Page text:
January Spotlight

Spotlights on Wilmington women making news
photo by Susan Francy
Attendees gather at the WILMA Expo in December at the Wilmington Convention Center.

WILMA readers fill expo

For the second year, the WILMA EXPO drew a crowd.

Held in the Wilmington Convention Center on December 1, nearly more than 3,500 people attended the daylong event – nearly 500 more than the inaugural 2011 expo.

Vendors provided demonstrations, offered samples and information, held prize drawings, and more. A separate holiday shopping annex included local businesses selling items such as handmade jewelry, new and vintage clothing, and crafts.

“We had an incredible variety of vendors this year,” says WILMA events manager Suesan Sullivan. “We had a lot of positive feedback from the shoppers.”

 – Tara Slagle

Mobile fashion

Two local fashionistas are hitting the Wilmington roads with their clothing truck.

Co-owners KATIE WHITAKER and LUCY CHERRY launched DRIFT MOBILE BOUTIQUE at the Modern Rock Fest in November.

Whitaker’s interest in fashion sparked the idea of a mobile boutique inspired by the food truck movement. Whitaker met Cherry – owner of Lula Balou – and they decided to open Drift Mobile (www.driftboutique.org).

Their goal is to travel to many of the same areas as other local food trucks.

“We want to support as many local businesses as we can,” says Whitaker.

– Tara Slagle

Guardian ad Litem volunteers receive honor

Note: This version corrects the group name where Neblett and Dickey volunteered.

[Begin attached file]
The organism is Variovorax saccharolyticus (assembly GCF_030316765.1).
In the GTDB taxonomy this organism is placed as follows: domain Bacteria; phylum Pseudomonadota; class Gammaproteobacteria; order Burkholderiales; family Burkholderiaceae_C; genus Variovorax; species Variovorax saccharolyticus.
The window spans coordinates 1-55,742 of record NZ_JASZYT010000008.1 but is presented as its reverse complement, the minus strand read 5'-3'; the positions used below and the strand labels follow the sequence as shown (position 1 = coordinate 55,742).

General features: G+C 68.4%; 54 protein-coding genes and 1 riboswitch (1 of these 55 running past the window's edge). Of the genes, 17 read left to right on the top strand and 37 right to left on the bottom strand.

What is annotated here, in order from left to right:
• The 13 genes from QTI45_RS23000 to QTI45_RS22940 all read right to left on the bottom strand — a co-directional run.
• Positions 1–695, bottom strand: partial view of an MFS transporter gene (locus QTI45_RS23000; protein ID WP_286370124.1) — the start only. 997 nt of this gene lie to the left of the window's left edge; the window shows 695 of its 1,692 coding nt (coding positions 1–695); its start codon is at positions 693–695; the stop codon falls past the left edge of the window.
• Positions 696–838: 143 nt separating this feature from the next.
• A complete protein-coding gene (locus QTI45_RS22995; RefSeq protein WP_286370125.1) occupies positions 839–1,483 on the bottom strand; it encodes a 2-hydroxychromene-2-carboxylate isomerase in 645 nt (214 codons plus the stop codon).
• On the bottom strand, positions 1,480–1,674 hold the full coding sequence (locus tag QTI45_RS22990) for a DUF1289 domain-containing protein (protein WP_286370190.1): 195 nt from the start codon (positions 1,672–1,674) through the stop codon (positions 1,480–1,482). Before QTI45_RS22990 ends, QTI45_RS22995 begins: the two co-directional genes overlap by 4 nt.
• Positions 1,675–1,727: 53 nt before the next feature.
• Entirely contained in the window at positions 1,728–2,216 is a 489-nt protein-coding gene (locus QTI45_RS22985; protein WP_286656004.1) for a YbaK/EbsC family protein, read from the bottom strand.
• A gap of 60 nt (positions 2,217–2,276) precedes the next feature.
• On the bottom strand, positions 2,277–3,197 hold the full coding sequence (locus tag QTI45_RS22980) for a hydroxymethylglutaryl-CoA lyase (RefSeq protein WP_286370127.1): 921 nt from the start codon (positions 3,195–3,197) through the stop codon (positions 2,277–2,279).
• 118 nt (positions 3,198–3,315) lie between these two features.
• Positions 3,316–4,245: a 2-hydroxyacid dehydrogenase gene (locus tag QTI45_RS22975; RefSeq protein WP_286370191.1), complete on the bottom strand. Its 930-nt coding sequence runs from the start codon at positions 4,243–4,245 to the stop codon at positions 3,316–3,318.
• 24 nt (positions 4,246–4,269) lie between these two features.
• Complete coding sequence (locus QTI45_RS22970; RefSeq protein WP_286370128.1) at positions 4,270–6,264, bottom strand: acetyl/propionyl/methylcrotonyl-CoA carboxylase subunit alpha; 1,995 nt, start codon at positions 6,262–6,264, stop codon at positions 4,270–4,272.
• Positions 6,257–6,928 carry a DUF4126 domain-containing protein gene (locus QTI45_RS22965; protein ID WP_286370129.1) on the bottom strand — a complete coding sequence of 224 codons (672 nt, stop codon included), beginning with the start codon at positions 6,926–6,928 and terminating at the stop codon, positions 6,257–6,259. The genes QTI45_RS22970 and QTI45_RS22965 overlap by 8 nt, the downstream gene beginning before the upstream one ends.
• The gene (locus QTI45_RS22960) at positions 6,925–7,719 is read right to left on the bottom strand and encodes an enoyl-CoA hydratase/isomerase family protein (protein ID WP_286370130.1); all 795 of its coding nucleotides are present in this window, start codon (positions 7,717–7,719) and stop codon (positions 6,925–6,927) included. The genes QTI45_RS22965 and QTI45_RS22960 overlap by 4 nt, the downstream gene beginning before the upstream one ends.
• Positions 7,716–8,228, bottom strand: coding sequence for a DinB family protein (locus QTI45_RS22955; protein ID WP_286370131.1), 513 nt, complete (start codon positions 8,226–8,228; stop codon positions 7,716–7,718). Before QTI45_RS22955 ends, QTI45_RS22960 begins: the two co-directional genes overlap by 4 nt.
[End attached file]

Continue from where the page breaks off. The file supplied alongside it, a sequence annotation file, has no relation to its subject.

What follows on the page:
JUDY NEBLETT (left) and KAYE DICKEY were recently recognized for their longtime service to the GUARDIAN AD LITEM program for the 5th Judicial District, volunteering for the court program in New Hanover and Pender counties for two decades.

Working with the group, they investigate cases of abused and neglected children that have been filed by the Department of Social Services. After looking into a case, they provide recommendations to the court system.

“The Guardian ad Litem is the voice of the child in their court case,” says Neblett. “My life has been enriched by the opportunity of being a part of this program.”

“It takes a lot of effort and time, so it’s exceptional to see people who do this for
so long,” says Sarah Reamer, board member of the Cape Fear Guardian ad Litem Association, a nonprofit that raises money for activities for children in the program.

– Tara Slagle

Beach wheelchairs for Carolina Beach

Carolina Beach will soon have more beach wheelchairs thanks to the fundraising efforts of the ISLAND WOMEN group.

Through a “Flamingo Flocking,” the 501(c)3 group raised $16,000 over eight weeks for the wheelchairs that are specially designed to be able to be used on the sand. Recently, a prototype chair was delivered to town officials to check out. Arrangements are being made for ten chairs to be ordered and should be ready for delivery in the spring.

“Maybe in the future, we can look at roll-out mats or wheelchairs that can go in the water,” says LACY FORD, a member of Island Women. “There’s no limit in what we can do to make community services accessible to everyone.”

– Teresa McLamb